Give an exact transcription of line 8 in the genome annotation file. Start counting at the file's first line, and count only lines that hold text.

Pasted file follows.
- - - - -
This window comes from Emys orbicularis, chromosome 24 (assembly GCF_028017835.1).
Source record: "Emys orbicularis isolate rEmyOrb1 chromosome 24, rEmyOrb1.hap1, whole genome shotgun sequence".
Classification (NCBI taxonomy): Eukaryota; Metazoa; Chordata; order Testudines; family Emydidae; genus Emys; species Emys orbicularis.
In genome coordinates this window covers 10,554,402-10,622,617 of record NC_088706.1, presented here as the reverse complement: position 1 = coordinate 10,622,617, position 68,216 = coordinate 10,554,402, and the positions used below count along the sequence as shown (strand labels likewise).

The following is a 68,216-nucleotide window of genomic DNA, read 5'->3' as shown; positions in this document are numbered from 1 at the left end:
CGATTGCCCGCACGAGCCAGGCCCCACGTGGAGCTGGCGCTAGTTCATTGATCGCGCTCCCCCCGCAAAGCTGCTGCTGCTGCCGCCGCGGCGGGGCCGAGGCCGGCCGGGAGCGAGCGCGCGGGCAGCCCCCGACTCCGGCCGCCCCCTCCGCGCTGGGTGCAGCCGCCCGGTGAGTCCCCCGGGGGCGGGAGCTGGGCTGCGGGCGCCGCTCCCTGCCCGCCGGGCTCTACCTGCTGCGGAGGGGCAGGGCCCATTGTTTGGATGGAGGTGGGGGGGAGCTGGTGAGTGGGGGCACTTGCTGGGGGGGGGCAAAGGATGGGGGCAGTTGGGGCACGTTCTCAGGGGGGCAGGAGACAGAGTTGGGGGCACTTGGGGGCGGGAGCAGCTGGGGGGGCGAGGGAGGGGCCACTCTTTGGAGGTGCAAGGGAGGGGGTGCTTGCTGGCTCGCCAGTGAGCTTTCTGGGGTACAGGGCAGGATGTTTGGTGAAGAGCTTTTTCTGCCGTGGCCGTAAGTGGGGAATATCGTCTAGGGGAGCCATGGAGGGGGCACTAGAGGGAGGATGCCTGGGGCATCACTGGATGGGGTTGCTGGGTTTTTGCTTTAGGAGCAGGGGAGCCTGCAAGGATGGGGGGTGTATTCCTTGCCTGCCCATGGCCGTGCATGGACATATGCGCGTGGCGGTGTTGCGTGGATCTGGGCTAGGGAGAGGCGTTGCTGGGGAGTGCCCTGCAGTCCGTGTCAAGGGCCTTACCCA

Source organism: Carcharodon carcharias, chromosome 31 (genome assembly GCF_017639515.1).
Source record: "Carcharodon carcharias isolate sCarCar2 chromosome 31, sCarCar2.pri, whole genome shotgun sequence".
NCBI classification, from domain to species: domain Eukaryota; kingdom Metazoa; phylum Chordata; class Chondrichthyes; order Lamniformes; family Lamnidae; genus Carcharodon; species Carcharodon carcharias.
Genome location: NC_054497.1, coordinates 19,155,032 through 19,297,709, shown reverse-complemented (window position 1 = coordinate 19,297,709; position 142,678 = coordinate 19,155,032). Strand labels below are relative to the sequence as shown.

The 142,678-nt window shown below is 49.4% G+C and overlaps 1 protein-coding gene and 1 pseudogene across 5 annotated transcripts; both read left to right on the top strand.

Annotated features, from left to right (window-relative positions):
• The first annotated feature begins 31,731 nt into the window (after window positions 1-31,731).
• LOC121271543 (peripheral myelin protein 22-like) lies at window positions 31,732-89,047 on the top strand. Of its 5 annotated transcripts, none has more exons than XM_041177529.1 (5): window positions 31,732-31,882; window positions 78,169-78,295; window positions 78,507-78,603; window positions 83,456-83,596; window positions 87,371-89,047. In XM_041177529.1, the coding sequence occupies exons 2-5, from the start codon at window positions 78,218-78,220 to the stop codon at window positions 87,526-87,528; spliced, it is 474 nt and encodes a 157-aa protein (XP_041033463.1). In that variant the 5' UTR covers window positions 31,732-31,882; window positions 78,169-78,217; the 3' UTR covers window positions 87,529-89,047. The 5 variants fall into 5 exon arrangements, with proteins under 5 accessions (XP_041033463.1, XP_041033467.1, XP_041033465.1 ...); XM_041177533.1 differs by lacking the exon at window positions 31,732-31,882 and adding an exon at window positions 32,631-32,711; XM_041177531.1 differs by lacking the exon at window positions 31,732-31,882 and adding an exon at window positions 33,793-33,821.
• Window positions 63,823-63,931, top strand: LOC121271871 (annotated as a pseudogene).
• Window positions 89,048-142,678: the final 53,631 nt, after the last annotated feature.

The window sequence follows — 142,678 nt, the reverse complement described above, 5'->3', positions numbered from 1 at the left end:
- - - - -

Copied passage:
Source record: "Carcharodon carcharias isolate sCarCar2 chromosome 31, sCarCar2.pri, whole genome shotgun sequence".